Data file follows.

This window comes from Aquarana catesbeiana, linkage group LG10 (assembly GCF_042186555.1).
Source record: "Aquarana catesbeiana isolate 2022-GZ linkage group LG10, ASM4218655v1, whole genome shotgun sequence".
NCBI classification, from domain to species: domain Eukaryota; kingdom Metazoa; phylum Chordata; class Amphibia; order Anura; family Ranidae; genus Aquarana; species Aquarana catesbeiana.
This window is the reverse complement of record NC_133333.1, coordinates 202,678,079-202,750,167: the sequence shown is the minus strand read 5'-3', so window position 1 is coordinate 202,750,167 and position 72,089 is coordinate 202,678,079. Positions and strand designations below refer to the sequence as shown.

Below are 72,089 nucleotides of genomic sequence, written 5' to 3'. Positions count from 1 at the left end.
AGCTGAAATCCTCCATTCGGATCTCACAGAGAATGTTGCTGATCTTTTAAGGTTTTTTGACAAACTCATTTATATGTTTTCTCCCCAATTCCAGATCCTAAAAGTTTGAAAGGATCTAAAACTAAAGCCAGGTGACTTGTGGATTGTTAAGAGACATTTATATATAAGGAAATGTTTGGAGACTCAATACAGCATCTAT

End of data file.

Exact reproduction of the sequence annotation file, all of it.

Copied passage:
This window comes from Aquarana catesbeiana, linkage group LG10 (assembly GCF_042186555.1).
Source record: "Aquarana catesbeiana isolate 2022-GZ linkage group LG10, ASM4218655v1, whole genome shotgun sequence".
NCBI classification, from domain to species: domain Eukaryota; kingdom Metazoa; phylum Chordata; class Amphibia; order Anura; family Ranidae; genus Aquarana; species Aquarana catesbeiana.
This window is the reverse complement of record NC_133333.1, coordinates 202,678,079-202,750,167: the sequence shown is the minus strand read 5'-3', so window position 1 is coordinate 202,750,167 and position 72,089 is coordinate 202,678,079. Positions and strand designations below refer to the sequence as shown.

Below are 72,089 nucleotides of genomic sequence, written 5' to 3'. Positions count from 1 at the left end.
AGCTGAAATCCTCCATTCGGATCTCACAGAGAATGTTGCTGATCTTTTAAGGTTTTTTGACAAACTCATTTATATGTTTTCTCCCCAATTCCAGATCCTAAAAGTTTGAAAGGATCTAAAACTAAAGCCAGGTGACTTGTGGATTGTTAAGAGACATTTATATATAAGGAAATGTTTGGAGACTCAATACAGCATCTAT